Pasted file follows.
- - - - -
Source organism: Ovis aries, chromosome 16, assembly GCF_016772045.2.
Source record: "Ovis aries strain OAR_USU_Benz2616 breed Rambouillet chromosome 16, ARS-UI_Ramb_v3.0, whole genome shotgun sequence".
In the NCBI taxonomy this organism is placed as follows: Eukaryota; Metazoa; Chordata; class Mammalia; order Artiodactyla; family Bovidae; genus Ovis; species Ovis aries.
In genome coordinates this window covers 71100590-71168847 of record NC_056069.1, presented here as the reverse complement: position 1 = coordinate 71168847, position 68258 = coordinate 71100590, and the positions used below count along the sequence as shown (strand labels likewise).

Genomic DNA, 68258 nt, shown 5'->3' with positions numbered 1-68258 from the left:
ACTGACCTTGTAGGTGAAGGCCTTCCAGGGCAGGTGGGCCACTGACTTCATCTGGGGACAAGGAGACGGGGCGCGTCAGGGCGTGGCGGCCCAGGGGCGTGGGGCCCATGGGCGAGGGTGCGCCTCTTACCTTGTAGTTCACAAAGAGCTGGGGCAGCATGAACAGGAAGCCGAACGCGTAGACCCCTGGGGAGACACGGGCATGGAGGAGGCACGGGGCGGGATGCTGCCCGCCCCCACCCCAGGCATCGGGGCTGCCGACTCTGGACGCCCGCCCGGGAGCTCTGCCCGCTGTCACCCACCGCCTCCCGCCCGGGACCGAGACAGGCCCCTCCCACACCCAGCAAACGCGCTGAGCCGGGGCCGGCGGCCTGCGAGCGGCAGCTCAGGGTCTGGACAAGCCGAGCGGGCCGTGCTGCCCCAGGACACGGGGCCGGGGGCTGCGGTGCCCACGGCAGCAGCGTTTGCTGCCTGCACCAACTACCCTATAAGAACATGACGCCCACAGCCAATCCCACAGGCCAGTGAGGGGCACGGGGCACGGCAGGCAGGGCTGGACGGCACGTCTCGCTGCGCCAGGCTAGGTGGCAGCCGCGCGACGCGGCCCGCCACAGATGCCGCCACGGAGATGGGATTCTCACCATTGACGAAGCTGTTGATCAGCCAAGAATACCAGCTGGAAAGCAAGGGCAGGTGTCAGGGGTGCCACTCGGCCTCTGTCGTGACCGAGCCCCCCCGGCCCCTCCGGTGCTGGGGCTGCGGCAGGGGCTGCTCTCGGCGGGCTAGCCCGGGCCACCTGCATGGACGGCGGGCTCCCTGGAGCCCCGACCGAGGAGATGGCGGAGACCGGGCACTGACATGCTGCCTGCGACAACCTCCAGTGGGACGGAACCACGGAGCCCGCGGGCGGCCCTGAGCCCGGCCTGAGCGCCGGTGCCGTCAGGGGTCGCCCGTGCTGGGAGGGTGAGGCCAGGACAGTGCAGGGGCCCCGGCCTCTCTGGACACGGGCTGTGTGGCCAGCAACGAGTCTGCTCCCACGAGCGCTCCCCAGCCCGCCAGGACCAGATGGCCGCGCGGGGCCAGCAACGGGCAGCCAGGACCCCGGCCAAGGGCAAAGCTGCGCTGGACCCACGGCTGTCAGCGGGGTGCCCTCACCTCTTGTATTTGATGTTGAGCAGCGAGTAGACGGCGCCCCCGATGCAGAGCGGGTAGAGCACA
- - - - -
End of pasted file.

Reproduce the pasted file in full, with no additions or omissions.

Source organism: Ovis aries, chromosome 16, assembly GCF_016772045.2.
Source record: "Ovis aries strain OAR_USU_Benz2616 breed Rambouillet chromosome 16, ARS-UI_Ramb_v3.0, whole genome shotgun sequence".
In the NCBI taxonomy this organism is placed as follows: Eukaryota; Metazoa; Chordata; class Mammalia; order Artiodactyla; family Bovidae; genus Ovis; species Ovis aries.
In genome coordinates this window covers 71100590-71168847 of record NC_056069.1, presented here as the reverse complement: position 1 = coordinate 71168847, position 68258 = coordinate 71100590, and the positions used below count along the sequence as shown (strand labels likewise).

Genomic DNA, 68258 nt, shown 5'->3' with positions numbered 1-68258 from the left:
ACTGACCTTGTAGGTGAAGGCCTTCCAGGGCAGGTGGGCCACTGACTTCATCTGGGGACAAGGAGACGGGGCGCGTCAGGGCGTGGCGGCCCAGGGGCGTGGGGCCCATGGGCGAGGGTGCGCCTCTTACCTTGTAGTTCACAAAGAGCTGGGGCAGCATGAACAGGAAGCCGAACGCGTAGACCCCTGGGGAGACACGGGCATGGAGGAGGCACGGGGCGGGATGCTGCCCGCCCCCACCCCAGGCATCGGGGCTGCCGACTCTGGACGCCCGCCCGGGAGCTCTGCCCGCTGTCACCCACCGCCTCCCGCCCGGGACCGAGACAGGCCCCTCCCACACCCAGCAAACGCGCTGAGCCGGGGCCGGCGGCCTGCGAGCGGCAGCTCAGGGTCTGGACAAGCCGAGCGGGCCGTGCTGCCCCAGGACACGGGGCCGGGGGCTGCGGTGCCCACGGCAGCAGCGTTTGCTGCCTGCACCAACTACCCTATAAGAACATGACGCCCACAGCCAATCCCACAGGCCAGTGAGGGGCACGGGGCACGGCAGGCAGGGCTGGACGGCACGTCTCGCTGCGCCAGGCTAGGTGGCAGCCGCGCGACGCGGCCCGCCACAGATGCCGCCACGGAGATGGGATTCTCACCATTGACGAAGCTGTTGATCAGCCAAGAATACCAGCTGGAAAGCAAGGGCAGGTGTCAGGGGTGCCACTCGGCCTCTGTCGTGACCGAGCCCCCCCGGCCCCTCCGGTGCTGGGGCTGCGGCAGGGGCTGCTCTCGGCGGGCTAGCCCGGGCCACCTGCATGGACGGCGGGCTCCCTGGAGCCCCGACCGAGGAGATGGCGGAGACCGGGCACTGACATGCTGCCTGCGACAACCTCCAGTGGGACGGAACCACGGAGCCCGCGGGCGGCCCTGAGCCCGGCCTGAGCGCCGGTGCCGTCAGGGGTCGCCCGTGCTGGGAGGGTGAGGCCAGGACAGTGCAGGGGCCCCGGCCTCTCTGGACACGGGCTGTGTGGCCAGCAACGAGTCTGCTCCCACGAGCGCTCCCCAGCCCGCCAGGACCAGATGGCCGCGCGGGGCCAGCAACGGGCAGCCAGGACCCCGGCCAAGGGCAAAGCTGCGCTGGACCCACGGCTGTCAGCGGGGTGCCCTCACCTCTTGTATTTGATGTTGAGCAGCGAGTAGACGGCGCCCCCGATGCAGAGCGGGTAGAGCACA